Galectins: on regulation of inflammation, cancer progression, and adiposity

Auditorium A134, Agricultural Technology Building
2011/03/21 16:00~18:00 PM
Dr. Fu-Tong Liu, MD (Distinguished Research Fellow and Director, Institute of Biomedical Sciences, Academia Sinica)
Host: Shu-Mei Liang

Pathogen and Host Interplay: the Glyco- and Redox-scenarios

Auditorium A134, Agricultural Technology Building
2011/04/11 16:00~18:00 PM
Dr. Chun-Hung Lin (Research Fellow, Institute of Biological Chemistry, Academia Sinica)
Host: Shu-Mei Liang

Cell-cell signaling and transcriptional control during Arabidopsis anther development

Auditorium A134, Agricultural Technology Building
2011/04/18 16:00~18:00 PM
Dr. Hong Ma (Professor and Dean, School of Life Sciences, Fudan University)
Host: Yee-Yung Charng
Anther development is essential for plant male fertility and is important for normal reproductive yield and breeding of crop plants. Early anther development involves cell division and differentiationm, resulting in the formation of sporogenous cells and several somatic cells, such as the tapetal cells. Our laboratory has used molecular genetic analysis in the model plant Arabidopsis thaliana to dissect the molecular basis of anther cell division and differentiation, with additional approaches including cell biology, genomics and bioinformatics. We found that some of the early steps in anther development requires the function of several receptor-like protein kinases, strongly suggesting that cell-cell communication is important. In addition, we have identified key transcriptional regulators that are essential for normal tapetum function, and have obtain strong evidence supporting a transcriptional network operating in the anther. Several of the genes identified in Arabidopsis have homologs in rice that show similar functions, suggesting that key regulatory genes are highly conserved.

A non-model system for study plant-virus interaction: Orchids and Cymbidium mosaic virus

Auditorium A134, Agricultural Technology Building
2011/04/25 16:00~18:00 PM
Dr. Hsin-Hung Yeh (Associate Professor, Department of Plant Pathology and Microbiology, National Taiwan University)
Host: Tzyy-Jen Chiou

Cross-disciplinary Learning and Networking: how to change the world with your research

Conference Room A133, Agricultural Technology Building
2011/05/09 16:00~18:00 PM
Dr. Joseph Limoli Deyama, M.D.

Host: Ning-Sun Yang

Assessment of low levels of toxins by Electric Cell-substrate Impedance Sensing

Conference Room A133, Agricultural Technology Building
2011/05/16 16:00~18:00 PM
Dr. Chun-Min Lo (Visiting Associate Professor, Department of Biomedical Engineering, National Yang-Ming University)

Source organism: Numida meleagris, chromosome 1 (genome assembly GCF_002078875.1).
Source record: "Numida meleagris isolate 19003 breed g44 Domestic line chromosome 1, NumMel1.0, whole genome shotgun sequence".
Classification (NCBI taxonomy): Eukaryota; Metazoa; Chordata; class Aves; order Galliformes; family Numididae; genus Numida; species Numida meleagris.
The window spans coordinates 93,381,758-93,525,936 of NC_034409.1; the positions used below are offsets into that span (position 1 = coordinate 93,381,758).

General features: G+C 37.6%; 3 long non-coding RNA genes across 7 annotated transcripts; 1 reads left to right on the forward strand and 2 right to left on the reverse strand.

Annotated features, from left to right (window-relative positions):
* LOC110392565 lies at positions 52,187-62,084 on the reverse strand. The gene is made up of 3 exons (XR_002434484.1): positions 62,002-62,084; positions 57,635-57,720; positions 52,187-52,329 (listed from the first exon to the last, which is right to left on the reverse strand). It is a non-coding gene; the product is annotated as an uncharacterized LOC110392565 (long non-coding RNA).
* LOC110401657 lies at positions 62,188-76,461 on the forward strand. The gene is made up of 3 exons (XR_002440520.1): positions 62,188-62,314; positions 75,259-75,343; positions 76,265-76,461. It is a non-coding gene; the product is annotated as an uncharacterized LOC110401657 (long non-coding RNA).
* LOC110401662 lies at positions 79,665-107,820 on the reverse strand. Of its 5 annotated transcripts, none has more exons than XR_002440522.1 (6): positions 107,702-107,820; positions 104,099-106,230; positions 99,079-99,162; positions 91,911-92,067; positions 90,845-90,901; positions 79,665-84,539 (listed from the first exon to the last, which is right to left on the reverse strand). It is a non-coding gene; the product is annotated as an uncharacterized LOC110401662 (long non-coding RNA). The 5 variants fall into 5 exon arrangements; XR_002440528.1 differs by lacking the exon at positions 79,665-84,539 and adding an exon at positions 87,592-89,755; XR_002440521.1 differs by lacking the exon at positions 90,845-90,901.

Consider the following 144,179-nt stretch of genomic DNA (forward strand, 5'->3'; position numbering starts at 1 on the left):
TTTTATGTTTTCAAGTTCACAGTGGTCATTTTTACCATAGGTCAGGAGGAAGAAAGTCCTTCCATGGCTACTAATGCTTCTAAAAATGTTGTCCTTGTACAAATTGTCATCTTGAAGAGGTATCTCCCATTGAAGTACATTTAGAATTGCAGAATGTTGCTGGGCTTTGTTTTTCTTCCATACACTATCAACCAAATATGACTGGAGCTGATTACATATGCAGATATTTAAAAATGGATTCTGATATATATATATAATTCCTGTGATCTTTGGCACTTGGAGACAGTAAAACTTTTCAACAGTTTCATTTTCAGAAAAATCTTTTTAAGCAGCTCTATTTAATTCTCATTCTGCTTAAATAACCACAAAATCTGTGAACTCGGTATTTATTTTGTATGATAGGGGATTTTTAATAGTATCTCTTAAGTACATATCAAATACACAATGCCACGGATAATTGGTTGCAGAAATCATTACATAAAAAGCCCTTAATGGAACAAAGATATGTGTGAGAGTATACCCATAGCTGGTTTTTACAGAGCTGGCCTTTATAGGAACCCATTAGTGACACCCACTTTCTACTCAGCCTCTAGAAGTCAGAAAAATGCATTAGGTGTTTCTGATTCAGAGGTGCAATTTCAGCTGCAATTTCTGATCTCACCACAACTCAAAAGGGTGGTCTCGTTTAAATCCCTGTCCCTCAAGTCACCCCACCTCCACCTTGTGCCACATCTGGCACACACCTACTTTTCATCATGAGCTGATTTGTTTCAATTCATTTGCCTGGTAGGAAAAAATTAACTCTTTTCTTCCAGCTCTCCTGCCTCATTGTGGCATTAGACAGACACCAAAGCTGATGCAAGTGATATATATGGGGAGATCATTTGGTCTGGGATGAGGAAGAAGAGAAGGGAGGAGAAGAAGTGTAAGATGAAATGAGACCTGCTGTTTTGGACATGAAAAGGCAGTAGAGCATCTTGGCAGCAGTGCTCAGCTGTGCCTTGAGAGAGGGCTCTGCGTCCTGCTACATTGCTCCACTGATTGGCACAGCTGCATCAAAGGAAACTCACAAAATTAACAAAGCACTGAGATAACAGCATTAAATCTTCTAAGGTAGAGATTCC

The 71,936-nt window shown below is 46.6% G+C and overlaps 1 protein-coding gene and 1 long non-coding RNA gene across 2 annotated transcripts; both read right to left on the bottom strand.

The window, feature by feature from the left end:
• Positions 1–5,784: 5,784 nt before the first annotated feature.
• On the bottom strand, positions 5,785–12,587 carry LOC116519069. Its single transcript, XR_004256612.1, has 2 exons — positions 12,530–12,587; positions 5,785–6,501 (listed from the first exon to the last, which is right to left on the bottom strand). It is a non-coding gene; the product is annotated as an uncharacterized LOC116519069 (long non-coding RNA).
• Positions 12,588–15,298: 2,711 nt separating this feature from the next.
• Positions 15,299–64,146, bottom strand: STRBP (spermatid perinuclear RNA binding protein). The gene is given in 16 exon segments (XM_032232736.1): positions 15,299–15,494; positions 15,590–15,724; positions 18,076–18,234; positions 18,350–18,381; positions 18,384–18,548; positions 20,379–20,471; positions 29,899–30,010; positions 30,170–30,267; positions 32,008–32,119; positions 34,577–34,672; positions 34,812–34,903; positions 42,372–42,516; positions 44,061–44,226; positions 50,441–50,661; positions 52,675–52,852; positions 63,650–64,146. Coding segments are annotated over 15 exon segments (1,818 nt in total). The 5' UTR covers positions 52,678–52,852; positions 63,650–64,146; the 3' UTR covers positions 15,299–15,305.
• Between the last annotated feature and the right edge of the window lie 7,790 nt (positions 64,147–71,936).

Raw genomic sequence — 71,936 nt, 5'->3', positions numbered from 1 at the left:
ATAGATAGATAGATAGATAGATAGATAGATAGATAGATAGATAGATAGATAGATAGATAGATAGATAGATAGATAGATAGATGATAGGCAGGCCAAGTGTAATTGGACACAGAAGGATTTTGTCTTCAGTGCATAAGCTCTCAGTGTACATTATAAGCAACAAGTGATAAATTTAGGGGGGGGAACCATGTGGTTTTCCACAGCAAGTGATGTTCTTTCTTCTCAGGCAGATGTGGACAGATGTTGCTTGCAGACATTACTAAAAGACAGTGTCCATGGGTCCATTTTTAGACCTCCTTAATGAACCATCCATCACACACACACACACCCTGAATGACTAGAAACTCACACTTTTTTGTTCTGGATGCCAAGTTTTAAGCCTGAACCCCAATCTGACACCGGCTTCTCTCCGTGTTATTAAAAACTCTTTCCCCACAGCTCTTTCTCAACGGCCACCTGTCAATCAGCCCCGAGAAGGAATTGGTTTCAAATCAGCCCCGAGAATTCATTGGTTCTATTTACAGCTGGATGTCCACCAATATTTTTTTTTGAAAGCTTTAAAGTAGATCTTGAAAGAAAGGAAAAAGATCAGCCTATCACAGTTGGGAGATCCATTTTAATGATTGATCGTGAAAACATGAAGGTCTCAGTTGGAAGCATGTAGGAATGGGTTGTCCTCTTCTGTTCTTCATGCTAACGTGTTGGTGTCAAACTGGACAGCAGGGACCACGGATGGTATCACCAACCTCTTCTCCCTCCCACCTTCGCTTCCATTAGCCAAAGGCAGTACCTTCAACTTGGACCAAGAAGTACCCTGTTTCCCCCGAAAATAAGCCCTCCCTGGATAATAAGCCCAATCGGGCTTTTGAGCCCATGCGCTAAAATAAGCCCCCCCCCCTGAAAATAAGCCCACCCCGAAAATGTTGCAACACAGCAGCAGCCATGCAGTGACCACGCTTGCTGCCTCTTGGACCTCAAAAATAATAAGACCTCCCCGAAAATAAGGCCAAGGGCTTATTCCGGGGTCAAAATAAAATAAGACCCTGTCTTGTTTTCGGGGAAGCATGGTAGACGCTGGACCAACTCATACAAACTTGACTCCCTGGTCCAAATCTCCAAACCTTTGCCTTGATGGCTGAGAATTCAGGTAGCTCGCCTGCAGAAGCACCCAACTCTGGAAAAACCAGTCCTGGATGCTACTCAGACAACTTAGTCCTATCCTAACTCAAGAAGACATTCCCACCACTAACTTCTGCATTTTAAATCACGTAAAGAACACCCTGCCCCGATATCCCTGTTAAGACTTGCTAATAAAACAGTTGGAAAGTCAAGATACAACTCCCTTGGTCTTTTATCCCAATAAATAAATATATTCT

Host: Wen-Chin Yang
Over the past decades, cell-based biosensors have been developed for a variety of applications such as pharmaceutical screening, environmental monitoring, and toxin detection. Among various cell-based assays, electrochemical impedance spectroscopy (EIS) using microelectrode arrays has emerged as a promising label-free method for detecting cellular responses to toxins of chemical or biological origin. Despite the documented success in the EIS measurement of the impedance time series and the derivation of the half-inhibition concentration, the application of EIS for cytotoxicity assessment can go considerably beyond this. Here, we applied electric cell-substrate impedance sensing (ECIS) to evaluate dose-dependent responses of human umbilical vein endothelial cells exposed to cytochalasin B or other toxins. In this method, cell layers are cultured on small gold film electrodes, and the electrical impedance of the cell-covered electrode is measured as a function of frequency or time. To detect subtle changes in cell morphology, the frequency-dependent impedance data of the cell monolayer were measured and analyzed with a theoretical cell-electrode model. To detect the alternation of cell micromotion in response to cytotoxic challenge, time-series impedance fluctuations of cell-covered electrodes were monitored and the values of power spectrum, variance, and variance of the increment were calculated to verify the difference. While a dose-dependent relationship was generally observed from the overall resistance of the cell monolayer, the analysis of frequency-dependent impedance and impedance fluctuations distinguished cytochalasin B levels as low as 0.1μM. In this talk, in addition to the general characteristics of ECIS, I will emphasize the in vitro assessment of cytotoxicity, as well as the detection of trans-endothelial invasion of human ovarian carcinoma cells in culture. The analytical methods used in this study can serve as a model approach for ECIS and other electrochemical impedance biosensors to investigate various aspects of cellular responses to toxins in general.